A three-bedroom home in Melbourne’s east has sold for almost $900,000 above its reserve price, during another strong auction weekend across the country.
Around 300 people turned out to watch 82 Maud Street in Balwyn North skyrocket above expectations on Saturday, according to Hocking Stuart agent Claire Wenn.
The remarkable auction result follows an increased scrutiny of large sales that sell for a much higher price than expected and the issue of underquoting by agents.
But speaking to SmartCompany this morning, Wenn said the $3.083 million result was completely unexpected given comparable sales and land values in the suburb.
Wenn says the reserve price of $2.2 million was the price all bidders had indicated their interest at before the auction.
“There’s always an element of the unknown, but we never expected it,” Wenn says of the price paid for the red-brick home in original condition.
“The vendors were in shock. They kept saying, ‘oh my god, oh my god, I can’t believe it’.”
Wenn says the price ultimately came down to a combination of the property being on a 933 sqm block that is only a few hundred metres away from popular secondary college Balwyn North High School.
The bidding started strong from an initial offer of $1 million, with six bidders jumping the price by hundreds of thousands of dollars each bid.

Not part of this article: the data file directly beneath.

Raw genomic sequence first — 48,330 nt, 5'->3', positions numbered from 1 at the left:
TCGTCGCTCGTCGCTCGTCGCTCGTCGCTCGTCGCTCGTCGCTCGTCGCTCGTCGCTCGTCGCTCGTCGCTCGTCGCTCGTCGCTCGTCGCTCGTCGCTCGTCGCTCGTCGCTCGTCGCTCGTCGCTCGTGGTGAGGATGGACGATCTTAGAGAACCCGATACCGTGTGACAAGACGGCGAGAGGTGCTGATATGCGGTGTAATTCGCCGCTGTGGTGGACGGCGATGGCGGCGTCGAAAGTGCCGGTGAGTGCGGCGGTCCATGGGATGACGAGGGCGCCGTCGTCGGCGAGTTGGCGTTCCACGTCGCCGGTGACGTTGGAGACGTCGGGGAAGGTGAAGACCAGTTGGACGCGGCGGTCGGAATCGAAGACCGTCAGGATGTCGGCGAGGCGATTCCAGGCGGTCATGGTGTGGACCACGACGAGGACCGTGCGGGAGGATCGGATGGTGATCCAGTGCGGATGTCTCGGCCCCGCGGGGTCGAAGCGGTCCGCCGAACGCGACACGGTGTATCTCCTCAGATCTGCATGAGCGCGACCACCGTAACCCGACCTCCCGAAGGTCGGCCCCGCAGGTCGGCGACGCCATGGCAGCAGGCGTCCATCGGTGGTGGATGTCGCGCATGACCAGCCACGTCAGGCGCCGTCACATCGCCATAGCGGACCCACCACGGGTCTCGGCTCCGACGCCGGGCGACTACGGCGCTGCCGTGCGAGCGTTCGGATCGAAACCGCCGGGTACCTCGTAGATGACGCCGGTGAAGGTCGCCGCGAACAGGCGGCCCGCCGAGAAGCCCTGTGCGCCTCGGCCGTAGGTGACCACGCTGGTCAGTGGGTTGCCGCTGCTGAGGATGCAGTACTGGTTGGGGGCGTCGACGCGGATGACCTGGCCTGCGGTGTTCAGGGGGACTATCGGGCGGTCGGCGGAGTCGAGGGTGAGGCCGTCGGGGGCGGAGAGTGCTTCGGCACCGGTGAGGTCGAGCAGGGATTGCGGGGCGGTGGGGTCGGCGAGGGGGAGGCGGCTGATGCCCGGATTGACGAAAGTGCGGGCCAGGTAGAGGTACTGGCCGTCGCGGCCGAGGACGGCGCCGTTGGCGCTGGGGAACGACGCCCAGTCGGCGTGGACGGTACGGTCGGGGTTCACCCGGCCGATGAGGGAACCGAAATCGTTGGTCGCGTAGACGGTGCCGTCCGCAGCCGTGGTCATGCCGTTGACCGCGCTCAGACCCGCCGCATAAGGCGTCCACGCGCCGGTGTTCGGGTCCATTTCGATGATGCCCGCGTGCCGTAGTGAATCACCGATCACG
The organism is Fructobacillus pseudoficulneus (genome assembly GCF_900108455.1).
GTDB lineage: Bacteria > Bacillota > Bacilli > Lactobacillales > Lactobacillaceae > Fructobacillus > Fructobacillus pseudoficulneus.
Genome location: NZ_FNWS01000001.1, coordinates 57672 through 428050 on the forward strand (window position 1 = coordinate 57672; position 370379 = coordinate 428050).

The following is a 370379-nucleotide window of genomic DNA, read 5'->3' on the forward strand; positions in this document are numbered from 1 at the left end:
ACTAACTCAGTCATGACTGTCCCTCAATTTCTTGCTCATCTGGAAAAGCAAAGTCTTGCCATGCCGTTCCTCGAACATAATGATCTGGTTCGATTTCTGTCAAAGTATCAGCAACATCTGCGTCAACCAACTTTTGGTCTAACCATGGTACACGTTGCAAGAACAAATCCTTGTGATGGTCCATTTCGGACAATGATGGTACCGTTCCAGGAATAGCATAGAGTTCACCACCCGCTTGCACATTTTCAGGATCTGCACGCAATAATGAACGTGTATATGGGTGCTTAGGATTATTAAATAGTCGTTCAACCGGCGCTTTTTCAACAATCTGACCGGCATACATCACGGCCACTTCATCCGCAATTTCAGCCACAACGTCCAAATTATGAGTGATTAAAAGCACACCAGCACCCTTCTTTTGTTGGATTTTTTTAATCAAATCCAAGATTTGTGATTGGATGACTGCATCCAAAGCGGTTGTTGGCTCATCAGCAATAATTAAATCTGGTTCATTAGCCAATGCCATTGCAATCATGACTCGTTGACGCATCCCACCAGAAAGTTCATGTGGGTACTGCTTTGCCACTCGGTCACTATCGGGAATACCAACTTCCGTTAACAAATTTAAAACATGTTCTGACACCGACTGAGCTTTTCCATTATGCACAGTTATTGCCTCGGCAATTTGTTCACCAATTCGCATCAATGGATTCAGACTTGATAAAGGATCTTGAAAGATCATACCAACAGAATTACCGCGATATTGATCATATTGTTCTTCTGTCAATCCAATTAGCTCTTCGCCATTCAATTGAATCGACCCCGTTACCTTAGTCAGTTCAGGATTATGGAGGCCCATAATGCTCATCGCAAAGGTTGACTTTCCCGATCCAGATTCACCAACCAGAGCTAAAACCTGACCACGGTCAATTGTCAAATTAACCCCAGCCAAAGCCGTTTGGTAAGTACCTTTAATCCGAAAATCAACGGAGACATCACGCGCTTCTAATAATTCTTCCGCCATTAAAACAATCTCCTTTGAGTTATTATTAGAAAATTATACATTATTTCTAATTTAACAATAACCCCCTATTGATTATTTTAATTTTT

The winning buyer, a local woman who had emigrated from China, plans to subdivide the block.
The home was one of 1110 properties that hit the auction block in Melbourne on the weekend, according to RP Data, contributing to an 80% clearance for the city.
Meanwhile, Sydney maintained its auction strength with an 86.9% clearance rate on 950 properties.
RP Data’s senior research analyst Cameron Kusher told SmartCompany the two cities had maintained strong clearances since interest rates were lowered last month.
Kusher says rates are higher in both Sydney and Melbourne than the same time last year, despite volume levels having remained fairly consistent.
“We haven’t seen levels like this for quite a while. Particularly in those two cities, auctions are tracking very strongly,” he says.
On the issue of underquoting, Kusher says the strength of the market can lead to a rise in unexpectedly large sales and a significant variance in the price that is quoted versus what it eventually sells for.
“In a market that’s climbing like it is at the moment, it’s pretty hard to nail down what price a property will sell for,” he says.
“An auction campaign is usually a period of six weeks but a lot can happen in six weeks – such as interest rates announcements.”
“This is where a real estate agent’s expertise needs to come in. Most data is based on what’s being advertised now and what’s sold, but agents need to be a bit more forward looking, and take into account larger economic conditions.”